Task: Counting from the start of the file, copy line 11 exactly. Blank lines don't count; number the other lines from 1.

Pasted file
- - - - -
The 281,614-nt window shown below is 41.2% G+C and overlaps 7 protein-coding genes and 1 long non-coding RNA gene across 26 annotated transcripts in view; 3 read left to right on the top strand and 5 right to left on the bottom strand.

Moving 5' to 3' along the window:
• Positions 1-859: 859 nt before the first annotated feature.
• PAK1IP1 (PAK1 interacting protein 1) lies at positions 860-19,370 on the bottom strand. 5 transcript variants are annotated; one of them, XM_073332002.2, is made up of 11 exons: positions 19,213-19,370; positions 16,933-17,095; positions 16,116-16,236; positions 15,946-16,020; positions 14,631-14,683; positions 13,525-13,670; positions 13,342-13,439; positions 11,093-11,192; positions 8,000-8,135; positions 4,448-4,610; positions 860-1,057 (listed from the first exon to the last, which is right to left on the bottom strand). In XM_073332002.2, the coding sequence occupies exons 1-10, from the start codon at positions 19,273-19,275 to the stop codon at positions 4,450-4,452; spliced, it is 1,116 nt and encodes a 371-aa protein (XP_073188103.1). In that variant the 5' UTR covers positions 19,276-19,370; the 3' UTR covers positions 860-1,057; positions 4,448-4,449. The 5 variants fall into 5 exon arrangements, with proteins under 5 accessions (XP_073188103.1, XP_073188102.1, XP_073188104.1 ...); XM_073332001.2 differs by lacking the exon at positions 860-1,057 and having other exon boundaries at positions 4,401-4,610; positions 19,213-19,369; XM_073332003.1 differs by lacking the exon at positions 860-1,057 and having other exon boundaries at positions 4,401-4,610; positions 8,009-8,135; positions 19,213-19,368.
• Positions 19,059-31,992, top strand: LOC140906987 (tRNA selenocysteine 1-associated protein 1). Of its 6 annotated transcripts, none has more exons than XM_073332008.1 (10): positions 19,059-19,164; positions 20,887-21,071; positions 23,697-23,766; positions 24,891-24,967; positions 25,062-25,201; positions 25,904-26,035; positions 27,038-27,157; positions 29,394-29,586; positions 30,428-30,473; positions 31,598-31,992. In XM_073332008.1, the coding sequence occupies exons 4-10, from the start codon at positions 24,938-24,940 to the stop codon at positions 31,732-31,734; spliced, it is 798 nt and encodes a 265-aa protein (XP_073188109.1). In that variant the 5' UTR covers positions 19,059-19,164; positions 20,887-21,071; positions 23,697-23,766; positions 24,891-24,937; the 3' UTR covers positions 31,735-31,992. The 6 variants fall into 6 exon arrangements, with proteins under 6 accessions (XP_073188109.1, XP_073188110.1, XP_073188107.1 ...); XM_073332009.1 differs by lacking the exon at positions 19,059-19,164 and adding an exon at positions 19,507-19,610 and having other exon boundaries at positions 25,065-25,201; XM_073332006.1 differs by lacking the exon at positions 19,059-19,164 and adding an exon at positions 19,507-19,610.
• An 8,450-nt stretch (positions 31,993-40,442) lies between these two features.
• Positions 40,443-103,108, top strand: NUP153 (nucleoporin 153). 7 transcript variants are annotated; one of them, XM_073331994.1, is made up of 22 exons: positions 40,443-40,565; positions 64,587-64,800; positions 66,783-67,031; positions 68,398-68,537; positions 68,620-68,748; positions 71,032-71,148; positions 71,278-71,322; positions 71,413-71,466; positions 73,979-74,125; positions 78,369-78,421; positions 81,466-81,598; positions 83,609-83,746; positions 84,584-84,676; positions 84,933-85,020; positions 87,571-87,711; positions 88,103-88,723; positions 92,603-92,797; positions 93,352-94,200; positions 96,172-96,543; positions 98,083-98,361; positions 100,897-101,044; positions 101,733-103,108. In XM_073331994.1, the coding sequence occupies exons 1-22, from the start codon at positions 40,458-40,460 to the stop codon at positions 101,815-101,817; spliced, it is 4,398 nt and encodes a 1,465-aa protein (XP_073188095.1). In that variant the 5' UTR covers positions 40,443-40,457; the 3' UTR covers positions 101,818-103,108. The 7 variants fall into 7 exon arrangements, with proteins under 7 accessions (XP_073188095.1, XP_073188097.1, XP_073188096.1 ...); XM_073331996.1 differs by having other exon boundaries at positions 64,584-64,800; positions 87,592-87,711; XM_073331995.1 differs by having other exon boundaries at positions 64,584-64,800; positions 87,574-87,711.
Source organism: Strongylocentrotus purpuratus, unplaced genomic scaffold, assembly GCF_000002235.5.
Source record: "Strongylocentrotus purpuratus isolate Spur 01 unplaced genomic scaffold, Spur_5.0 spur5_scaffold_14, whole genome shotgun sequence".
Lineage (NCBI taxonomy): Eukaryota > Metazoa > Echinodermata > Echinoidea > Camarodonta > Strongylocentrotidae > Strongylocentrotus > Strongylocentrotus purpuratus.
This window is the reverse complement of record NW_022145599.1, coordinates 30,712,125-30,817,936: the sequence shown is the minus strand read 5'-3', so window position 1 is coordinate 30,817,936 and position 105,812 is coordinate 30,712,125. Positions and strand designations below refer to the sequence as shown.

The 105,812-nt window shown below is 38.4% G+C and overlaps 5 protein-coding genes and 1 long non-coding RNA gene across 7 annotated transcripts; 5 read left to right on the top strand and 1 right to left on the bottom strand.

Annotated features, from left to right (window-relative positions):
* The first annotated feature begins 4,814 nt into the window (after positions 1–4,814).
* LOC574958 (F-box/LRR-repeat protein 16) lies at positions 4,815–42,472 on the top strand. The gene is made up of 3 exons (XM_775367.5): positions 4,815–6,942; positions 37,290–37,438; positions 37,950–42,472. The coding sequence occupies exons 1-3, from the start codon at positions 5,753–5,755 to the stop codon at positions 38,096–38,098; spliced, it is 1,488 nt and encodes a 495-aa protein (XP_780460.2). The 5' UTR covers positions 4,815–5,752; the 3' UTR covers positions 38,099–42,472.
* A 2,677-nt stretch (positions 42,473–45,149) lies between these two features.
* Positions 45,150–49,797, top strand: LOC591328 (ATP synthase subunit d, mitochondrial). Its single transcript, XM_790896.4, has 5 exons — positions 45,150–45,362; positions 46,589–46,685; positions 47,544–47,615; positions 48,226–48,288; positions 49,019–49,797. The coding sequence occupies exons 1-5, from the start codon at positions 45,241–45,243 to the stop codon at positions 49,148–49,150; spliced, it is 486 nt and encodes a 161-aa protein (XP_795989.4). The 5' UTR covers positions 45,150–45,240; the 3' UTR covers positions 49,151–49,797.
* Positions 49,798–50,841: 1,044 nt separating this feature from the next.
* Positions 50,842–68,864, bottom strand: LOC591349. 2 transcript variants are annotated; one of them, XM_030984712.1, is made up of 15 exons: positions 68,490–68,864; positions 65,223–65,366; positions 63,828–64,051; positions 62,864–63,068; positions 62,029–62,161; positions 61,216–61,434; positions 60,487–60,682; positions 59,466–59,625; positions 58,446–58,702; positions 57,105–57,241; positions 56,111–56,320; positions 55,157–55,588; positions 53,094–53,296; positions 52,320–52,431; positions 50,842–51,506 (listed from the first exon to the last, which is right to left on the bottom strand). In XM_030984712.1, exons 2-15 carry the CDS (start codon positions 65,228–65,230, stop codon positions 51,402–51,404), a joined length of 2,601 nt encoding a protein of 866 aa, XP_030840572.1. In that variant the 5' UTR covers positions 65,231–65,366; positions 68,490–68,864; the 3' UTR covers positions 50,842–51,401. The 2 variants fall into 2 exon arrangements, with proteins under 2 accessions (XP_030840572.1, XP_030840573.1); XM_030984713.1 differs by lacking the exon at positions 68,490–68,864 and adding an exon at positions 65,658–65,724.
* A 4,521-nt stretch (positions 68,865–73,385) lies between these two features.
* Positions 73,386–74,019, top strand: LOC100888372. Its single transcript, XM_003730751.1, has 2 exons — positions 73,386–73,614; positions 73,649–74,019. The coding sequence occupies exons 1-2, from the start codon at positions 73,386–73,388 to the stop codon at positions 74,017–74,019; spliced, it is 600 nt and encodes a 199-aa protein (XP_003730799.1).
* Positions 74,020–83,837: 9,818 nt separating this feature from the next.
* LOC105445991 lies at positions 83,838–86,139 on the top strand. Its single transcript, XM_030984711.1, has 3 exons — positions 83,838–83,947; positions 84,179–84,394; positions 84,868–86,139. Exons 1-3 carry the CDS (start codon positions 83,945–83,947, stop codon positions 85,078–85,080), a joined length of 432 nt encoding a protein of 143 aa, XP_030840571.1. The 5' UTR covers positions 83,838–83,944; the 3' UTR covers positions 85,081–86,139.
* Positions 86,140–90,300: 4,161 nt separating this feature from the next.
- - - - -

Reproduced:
This window is the reverse complement of record NW_022145599.1, coordinates 30,712,125-30,817,936: the sequence shown is the minus strand read 5'-3', so window position 1 is coordinate 30,817,936 and position 105,812 is coordinate 30,712,125. Positions and strand designations below refer to the sequence as shown.